The 9500AT came.. but did it conquer? I have to say, I am quite impressed with how it handled this brutally warm 820 D chip. While I would not use the cooler when overclocking your chip a large amount, it proved great up to around 3.5GHz. Obviously, the N500 water cooling beat the 9500AT, but it also costs three times as much. Of course though, the N500 can be expanded to cool more than just the CPU.
The 9500AT is one of the best looking CPU coolers on the market. It’s one that you can show anyone who is not even into computers, and they will say, “Wow”. The primary downside of the cooler is making sure you have enough room to fit it in your tower, or on top of your motherboard. If you are unsure of whether or not the cooler will fit on your board, you can check out Zalman’s compatibility list here.
Now the bigger question is whether or not this cooler is worth the average $60US asking price. Yes and no. For the same price, you can get the LED version, which is essentially the same, but with a cool blue LED. If you are not into anything flashy though, then the 9500AT should be right up your alley.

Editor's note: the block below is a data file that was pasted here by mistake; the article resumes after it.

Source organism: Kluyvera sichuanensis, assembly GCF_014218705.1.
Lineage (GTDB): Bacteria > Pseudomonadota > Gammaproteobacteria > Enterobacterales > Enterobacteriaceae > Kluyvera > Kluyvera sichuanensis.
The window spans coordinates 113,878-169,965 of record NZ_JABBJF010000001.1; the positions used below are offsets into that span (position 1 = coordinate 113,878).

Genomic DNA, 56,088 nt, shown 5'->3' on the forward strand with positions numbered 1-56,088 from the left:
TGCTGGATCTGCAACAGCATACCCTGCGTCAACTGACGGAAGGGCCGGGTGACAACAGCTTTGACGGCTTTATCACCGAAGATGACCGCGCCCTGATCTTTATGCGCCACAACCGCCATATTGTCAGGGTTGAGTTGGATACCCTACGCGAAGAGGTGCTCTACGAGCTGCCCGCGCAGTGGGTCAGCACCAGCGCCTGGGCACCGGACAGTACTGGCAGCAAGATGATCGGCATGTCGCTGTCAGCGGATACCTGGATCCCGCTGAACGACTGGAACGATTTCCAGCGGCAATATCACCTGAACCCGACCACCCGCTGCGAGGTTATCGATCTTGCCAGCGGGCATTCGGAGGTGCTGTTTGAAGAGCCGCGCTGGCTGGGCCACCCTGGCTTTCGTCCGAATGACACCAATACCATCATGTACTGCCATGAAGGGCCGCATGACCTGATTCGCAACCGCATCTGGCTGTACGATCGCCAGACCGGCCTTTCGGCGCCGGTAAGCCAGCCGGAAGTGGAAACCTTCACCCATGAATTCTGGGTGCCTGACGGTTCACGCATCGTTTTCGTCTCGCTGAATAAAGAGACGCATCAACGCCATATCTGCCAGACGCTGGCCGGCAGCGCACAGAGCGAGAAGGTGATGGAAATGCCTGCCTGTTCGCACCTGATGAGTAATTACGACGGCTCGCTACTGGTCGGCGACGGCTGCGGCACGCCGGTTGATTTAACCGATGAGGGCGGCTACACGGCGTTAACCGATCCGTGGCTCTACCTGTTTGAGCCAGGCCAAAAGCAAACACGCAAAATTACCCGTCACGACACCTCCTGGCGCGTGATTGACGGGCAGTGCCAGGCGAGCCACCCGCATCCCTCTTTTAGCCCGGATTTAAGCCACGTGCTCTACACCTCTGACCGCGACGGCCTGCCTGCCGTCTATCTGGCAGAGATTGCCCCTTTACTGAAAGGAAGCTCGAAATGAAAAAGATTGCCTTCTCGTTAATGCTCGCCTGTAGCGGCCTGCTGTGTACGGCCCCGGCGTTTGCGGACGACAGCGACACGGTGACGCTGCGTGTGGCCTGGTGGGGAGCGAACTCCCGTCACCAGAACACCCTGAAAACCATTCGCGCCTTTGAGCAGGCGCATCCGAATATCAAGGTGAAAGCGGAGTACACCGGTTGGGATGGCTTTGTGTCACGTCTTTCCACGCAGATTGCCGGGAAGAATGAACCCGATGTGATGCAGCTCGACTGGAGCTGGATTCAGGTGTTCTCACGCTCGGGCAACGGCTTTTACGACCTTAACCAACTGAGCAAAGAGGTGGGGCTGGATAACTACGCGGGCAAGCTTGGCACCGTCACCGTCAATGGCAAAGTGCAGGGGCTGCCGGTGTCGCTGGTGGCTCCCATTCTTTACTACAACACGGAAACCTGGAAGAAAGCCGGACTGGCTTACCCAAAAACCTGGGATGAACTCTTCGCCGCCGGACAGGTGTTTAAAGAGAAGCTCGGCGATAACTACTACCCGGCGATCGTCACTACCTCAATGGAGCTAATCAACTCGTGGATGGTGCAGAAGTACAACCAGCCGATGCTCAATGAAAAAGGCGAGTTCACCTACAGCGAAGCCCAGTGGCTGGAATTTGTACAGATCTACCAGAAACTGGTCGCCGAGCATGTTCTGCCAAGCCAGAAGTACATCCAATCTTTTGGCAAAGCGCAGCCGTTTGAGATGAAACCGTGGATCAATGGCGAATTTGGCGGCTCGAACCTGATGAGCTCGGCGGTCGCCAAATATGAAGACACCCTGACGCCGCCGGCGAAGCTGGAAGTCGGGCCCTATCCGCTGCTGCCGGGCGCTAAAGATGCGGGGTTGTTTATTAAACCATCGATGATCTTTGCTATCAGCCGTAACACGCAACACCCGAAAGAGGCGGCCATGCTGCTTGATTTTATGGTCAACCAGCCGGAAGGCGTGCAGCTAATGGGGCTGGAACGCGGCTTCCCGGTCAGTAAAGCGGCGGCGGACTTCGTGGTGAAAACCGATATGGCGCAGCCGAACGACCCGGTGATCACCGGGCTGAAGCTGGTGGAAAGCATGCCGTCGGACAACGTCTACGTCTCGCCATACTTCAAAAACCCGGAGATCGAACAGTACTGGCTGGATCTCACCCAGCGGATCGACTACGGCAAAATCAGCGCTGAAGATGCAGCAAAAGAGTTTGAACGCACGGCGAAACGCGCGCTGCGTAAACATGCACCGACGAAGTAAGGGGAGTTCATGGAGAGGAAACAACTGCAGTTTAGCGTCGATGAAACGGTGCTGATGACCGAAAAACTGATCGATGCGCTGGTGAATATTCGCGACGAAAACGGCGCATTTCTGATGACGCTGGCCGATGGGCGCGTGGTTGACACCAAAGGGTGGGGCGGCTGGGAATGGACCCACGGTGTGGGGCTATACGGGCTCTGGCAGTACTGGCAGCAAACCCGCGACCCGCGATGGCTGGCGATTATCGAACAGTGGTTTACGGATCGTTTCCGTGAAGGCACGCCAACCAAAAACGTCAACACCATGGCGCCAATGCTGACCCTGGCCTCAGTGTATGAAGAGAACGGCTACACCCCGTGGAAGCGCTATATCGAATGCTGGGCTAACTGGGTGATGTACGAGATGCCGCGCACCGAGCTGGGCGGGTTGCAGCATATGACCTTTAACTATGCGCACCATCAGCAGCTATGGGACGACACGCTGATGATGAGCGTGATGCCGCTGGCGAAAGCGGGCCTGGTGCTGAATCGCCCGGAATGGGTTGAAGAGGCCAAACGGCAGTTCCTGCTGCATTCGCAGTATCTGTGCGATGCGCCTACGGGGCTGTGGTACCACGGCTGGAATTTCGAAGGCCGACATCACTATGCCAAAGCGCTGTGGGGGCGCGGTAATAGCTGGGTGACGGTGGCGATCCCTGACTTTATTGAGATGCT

What hurts this cooler the absolute most is the installation problems, and the fact that you must remove the bracket in order to remove your CPU. These are a couple problems that could have easily been avoided. I would have loved to see better thermal paste included also. Preferably some that I could actually use.
Overall, the 9500AT has awesome cooling ability, but has problems that hold it back from getting a better score. Originally, I was going to award the 9500AT a 7 out of 10, but getting past the install problems, which may prove minor to some, I am awarding it an 8. Just make sure you have your own thermal paste when picking one up.
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